May 29, 2010 Posted by | daily reviews | , , | Leave a comment

The Muppet Movie

May 29, 2010

The Muppet Movie

“What’s a Muppet?” “Well, it’s not quiet a mop, and it’s not quite a puppet but… in short: I don’t know.”

It’s hard to believe (as is asserted on the special features on this disk) that there was once a time when people doubted that the Muppets could sustain a feature length film. Sure they were okay on the small screen, but would people really pay to sit in a theater and watch a puppet show? Jim Henson believed they would, and as we all know Jim was a man who was adept at getting other people to share his vision.

A lot of effort has been made to make the movie a more cinematic experience than the TV show. There are wide establishing shots that provide the Muppets with lower extremities. There are outdoor locations. Muppets drive cars and ride bicycles. There are all kinds of tricks to make the Muppets into big screen stars, but what makes the movie great isn’t any of that. It’s the chemistry and camaraderie of the Muppets themselves that really makes the movie.

One of the great things Jim had a knack for was bringing together people who worked well with each other, and all of the performers here had two seasons of the show to get into their characters before they made the leap onto the big screen. So these are the Muppet performers at the absolute top of their game. Jim and Jerry and Richard and Frank and Dave and Steve… they have the patter and the spirit of the Muppets down so perfectly. The movie is full of fantastic moments, and fantastic writing.

The movie purports to be the tale of how the Muppets first got together. Which is a great concept, since there really was no back story to the show. There were all these performers in this dilapidated theater, but no real explanation for why they had gathered there. Most of the time in the movies when you’ve got an origin story it’s a well known tale (or maybe that’s just because I own so many comic book movies) so it’s nice to see an origin story that is actually all new. (Or was when this was filmed.) So cool is the idea of how all these weirdos met and became a sort of extended family that the next two Muppet movies mined much of the same territory.

This might well have been one of the first movies I ever saw in the theater all the way through. (Since I famously was never able to sit all the way through Star Wars on its first run.) As a child seeing this in the theater this was my introduction to a lot of big Hollywood stars. This was the first movie I saw Bob Hope in. And Steve Martin and Mel Brooks and Orson Welles. Which was always one of the great things about the variety hour format of the Muppets – all these people I had never heard of who wanted to work with them. In many ways I think my love for the movies in general probably started right here with this film.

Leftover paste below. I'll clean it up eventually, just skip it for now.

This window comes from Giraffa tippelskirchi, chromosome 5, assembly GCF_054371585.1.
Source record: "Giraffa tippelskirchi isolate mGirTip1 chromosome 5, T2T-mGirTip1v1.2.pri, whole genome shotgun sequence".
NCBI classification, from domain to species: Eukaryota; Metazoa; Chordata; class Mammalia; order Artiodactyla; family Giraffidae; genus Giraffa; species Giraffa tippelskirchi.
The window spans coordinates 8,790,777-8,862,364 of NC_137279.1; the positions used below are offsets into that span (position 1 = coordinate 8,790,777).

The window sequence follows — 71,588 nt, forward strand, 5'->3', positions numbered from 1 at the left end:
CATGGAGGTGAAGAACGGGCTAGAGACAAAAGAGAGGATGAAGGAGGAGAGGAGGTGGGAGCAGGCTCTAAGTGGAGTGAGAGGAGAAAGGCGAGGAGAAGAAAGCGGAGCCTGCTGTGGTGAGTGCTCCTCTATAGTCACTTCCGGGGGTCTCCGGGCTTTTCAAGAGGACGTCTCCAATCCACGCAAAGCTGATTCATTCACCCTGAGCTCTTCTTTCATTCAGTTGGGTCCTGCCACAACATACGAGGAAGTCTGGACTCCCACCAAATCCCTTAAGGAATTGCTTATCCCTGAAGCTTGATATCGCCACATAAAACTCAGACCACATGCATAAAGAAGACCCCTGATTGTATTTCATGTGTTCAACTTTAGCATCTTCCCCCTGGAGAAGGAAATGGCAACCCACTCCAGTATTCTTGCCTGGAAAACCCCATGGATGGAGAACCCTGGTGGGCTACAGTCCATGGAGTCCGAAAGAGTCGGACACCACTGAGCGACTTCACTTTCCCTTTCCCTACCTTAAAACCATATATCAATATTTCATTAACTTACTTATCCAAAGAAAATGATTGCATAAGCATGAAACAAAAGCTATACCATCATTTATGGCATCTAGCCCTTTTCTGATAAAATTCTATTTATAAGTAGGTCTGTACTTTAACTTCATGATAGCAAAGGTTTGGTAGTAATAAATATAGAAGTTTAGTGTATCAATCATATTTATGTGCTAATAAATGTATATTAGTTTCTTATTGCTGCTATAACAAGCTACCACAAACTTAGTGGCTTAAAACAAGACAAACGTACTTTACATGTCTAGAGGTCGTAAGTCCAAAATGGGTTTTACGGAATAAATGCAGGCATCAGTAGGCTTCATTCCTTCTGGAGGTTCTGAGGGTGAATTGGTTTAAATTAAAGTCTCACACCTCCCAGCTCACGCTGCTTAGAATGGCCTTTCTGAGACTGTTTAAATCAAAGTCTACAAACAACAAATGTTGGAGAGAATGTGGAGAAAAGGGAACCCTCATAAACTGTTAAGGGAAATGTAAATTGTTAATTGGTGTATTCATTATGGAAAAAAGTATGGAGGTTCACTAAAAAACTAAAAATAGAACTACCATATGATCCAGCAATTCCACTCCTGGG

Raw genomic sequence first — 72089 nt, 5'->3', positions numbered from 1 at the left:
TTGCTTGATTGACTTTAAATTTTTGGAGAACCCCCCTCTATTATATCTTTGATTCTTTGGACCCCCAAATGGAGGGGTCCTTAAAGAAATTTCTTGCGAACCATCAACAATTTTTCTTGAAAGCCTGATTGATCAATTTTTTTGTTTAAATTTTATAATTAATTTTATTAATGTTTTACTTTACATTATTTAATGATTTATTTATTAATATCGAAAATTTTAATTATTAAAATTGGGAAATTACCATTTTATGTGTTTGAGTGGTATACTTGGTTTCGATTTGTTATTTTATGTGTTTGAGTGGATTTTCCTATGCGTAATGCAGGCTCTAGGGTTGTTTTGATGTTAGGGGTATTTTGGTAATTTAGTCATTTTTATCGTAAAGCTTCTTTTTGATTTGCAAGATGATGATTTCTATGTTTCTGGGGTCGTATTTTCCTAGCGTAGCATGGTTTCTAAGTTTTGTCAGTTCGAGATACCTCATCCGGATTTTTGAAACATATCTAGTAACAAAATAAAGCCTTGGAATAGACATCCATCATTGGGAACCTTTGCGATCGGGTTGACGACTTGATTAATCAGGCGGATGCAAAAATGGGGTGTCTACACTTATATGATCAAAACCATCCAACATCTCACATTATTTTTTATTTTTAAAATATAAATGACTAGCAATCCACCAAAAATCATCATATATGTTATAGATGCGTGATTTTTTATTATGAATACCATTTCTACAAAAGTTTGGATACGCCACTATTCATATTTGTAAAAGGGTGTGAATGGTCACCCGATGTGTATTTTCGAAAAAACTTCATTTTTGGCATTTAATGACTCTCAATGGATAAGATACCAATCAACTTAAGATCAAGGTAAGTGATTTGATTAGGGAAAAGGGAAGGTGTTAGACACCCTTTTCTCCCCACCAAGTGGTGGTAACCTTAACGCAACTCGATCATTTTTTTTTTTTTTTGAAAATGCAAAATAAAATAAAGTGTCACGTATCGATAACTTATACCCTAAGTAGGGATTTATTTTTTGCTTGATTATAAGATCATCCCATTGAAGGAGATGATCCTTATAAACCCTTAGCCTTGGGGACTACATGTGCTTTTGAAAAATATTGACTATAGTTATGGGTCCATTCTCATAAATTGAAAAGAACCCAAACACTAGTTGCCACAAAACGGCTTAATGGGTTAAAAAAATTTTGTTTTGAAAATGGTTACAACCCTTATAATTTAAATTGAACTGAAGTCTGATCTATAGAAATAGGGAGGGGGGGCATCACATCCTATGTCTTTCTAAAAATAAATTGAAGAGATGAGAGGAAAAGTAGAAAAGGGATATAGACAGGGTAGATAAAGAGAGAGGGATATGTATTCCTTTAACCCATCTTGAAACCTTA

And there’s so much magic here as well. Like the fantastic duet that Jim Henson has with himself when Kermit and Rowlf sing “Something Better” or the great scenery and silly puns of “Moving Right Along.” The “Rainbow Connection” song and reprise still give me goose-bumps. I really do think that Kermit’s desire to make millions of people happy was probably one of Jim Henson’s biggest motivating factors as well. Certainly it’s something I wish more people would aspire to.

Let me not forget the other true star of the whole movie: the fantastic music and songs of Paul Williams. The whole soundtrack is pure gold! Every single song is catchy and gets in your head and makes you smile. (Although the sappy “Never Before” song of Miss Piggy’s always made me roll my eyes, I can’t help but grin thinking of Frank Oz hitting those high notes.) Indeed while watching this movie I hit iTunes to see if I could grab the soundtrack and was bitterly disappointed to find it not there. If I don’t have the CD lying around the apartment somewhere I’m going to have to hit Amazon tonight. I can’t get the thunderous tunes of Doctor Teeth and the Electric Mayhem out of my mind – and I don’t want to.

May 29, 2010 Posted by | daily reviews | , , | Leave a comment